A two-year international study of ways to keep nuclear power facilities from being misused to provide material for atomic bombs concludes that there is no hope of preventing a rapid increase in the worldwide availability of "weaponsusable" plutonium.

The results of the study, which will be presented here Monday to more than 50 nations attending the concluding meetings of the International Nuclear Fuel Cycle Evaluation (INFCE), forecast a sevenfold jump in the amount of plutonium produced by nuclear power plants -- to a total of more than 500 tons -- between now and the end of the 1980s.

About 22 pounds of this kind of "commercial-grade" plutonium would be needed to manufacture an atomic weapon, according to the study. The plutonium that will have been turned out by neclear power plants as part of their burned-up fuel by the end of this decade could be enough for more than 45,000 bombs.

While much of this plutonium -- including all that comes out of nuclear power stations in the United States -- will remain part of used reactor fuel elements and continue to be stored, growing amounts of plutonium produced in other countries will be sent to reprocessing plants to be separated from the burned-up fuel.

These reprocessing plants, according to the study, will have separated out 162 tons of "commercial-grade" plutonium by the end of this decade. This plutonium could then be reused as fuel for nuclear power plants. It could also be diverted for fabrication of atomic weapons.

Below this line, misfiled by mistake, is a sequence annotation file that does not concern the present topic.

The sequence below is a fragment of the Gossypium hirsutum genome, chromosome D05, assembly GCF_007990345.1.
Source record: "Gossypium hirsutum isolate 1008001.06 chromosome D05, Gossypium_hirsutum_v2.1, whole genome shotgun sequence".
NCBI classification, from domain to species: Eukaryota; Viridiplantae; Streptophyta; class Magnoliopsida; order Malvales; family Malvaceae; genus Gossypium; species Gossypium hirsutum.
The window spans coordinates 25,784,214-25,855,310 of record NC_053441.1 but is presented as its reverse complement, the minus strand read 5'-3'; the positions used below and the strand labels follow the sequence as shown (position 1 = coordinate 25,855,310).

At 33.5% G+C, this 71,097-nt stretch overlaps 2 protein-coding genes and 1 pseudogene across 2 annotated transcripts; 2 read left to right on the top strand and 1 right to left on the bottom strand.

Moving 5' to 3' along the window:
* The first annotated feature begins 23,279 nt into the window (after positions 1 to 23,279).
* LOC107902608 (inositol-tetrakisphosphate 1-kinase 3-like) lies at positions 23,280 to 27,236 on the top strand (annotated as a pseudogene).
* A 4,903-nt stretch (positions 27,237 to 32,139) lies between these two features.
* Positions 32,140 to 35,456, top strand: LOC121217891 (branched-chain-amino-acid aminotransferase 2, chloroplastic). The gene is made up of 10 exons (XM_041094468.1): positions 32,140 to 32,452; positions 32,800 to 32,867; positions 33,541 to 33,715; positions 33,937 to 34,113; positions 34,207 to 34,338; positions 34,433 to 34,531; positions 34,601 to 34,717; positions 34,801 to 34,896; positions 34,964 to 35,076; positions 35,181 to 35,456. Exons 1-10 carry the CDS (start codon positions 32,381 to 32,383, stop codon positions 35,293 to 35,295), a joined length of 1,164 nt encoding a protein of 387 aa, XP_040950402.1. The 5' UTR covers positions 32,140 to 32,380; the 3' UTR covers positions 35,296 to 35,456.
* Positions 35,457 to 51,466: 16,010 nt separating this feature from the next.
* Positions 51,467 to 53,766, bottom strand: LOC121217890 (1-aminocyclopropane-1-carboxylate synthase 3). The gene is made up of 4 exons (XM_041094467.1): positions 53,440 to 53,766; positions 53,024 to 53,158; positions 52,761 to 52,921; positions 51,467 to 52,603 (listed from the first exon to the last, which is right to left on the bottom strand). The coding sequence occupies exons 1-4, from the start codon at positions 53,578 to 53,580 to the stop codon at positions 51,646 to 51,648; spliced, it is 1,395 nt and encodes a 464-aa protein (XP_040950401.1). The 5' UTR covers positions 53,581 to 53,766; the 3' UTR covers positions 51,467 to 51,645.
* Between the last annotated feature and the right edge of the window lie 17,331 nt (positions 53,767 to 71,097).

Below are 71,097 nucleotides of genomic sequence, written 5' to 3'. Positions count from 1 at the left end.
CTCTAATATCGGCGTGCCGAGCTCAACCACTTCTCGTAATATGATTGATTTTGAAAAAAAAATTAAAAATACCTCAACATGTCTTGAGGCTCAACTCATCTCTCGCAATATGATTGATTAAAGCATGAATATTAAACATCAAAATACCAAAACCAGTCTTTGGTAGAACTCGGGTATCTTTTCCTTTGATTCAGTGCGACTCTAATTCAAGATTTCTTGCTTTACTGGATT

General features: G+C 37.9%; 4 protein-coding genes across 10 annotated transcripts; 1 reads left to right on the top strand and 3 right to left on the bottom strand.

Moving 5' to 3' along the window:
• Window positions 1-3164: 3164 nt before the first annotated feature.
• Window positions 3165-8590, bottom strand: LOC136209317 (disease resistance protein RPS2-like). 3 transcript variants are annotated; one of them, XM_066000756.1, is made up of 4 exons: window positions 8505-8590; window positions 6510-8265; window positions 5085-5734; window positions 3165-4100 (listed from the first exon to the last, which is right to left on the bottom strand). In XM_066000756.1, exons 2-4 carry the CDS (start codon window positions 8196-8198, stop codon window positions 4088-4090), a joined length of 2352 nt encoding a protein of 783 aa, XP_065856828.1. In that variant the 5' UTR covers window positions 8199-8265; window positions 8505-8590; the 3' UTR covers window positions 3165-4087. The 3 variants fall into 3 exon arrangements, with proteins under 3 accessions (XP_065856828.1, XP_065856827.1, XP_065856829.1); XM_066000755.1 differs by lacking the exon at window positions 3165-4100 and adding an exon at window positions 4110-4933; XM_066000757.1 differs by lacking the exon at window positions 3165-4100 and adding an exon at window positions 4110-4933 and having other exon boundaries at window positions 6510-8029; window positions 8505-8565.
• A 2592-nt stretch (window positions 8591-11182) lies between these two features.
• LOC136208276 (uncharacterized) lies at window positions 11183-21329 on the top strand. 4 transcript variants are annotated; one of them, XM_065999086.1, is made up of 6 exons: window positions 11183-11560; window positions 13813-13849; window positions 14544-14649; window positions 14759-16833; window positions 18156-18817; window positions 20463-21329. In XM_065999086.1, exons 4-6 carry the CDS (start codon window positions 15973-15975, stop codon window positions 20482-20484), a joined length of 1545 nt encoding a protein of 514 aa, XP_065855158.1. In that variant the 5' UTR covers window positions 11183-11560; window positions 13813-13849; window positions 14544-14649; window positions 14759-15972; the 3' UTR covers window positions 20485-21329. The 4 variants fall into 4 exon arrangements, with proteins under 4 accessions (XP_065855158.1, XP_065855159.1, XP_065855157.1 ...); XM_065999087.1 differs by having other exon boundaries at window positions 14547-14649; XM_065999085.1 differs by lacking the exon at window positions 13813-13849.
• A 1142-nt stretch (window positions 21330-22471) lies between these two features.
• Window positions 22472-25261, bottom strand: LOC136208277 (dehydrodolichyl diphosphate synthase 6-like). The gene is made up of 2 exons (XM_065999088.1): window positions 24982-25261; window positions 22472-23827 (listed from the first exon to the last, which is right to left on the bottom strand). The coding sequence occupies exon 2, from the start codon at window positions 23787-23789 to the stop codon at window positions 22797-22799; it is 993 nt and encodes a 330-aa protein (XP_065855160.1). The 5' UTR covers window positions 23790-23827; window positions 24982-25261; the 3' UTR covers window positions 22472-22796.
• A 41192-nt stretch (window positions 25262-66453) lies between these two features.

The results of the study, on the whole, are considered a blow to the Carter administration, which organized INFCE in 1977 in hopes of delaying construction of advanced nuclear facilities -- particularly plutonium reprocessing plants and fast-breeder reactors -- while searching for some less-risky alternatives to the plutonium fuel cycle.

The decision to build a plutonium reprocessing plant, the study says, certainly "increases the capability of a nation to construct nuclear weapons if it decides to do so." While it takes about two years to build a commercial-scale reprocessing plant, according to the study, a country that has a stock of reprocessed plutonium could use it to make a nuclear weapon in as little as one to three weeks.

Despite the proliferation risks clearly inherent in the spread of commercial plutonium reprocessing plants, a concern that led President Carter to halt construction of such facilities in the United States in 1977, the study legitimizes the construction of reprocessing plants, particularly for countries with large nuclear programs like Japan and West Germany.

"Reprocessing in itself is important because it is an essential preliminary to many of the possible fuel cycles," the study says.

In fact the study says "substantial and increasing reprocessing capacity would be needed" if a number of countries continue to press ahead with plans to build plutonium fast-breeder reactors -- another area of technology that Carter study found preferable to present-generation nuclear reactors on virtually every score.

The study found no hope of developing an advanced fuel cycle for nuclear reactors that would not produce plutonium -- such as a thorium fuel cycle -- that could be available on a commercial basis until well after the year 2000. The technical studies concluded, moreover, that from a non-proliferation viewpoint, a thorium fuel cycle might have no advantage over plutonium.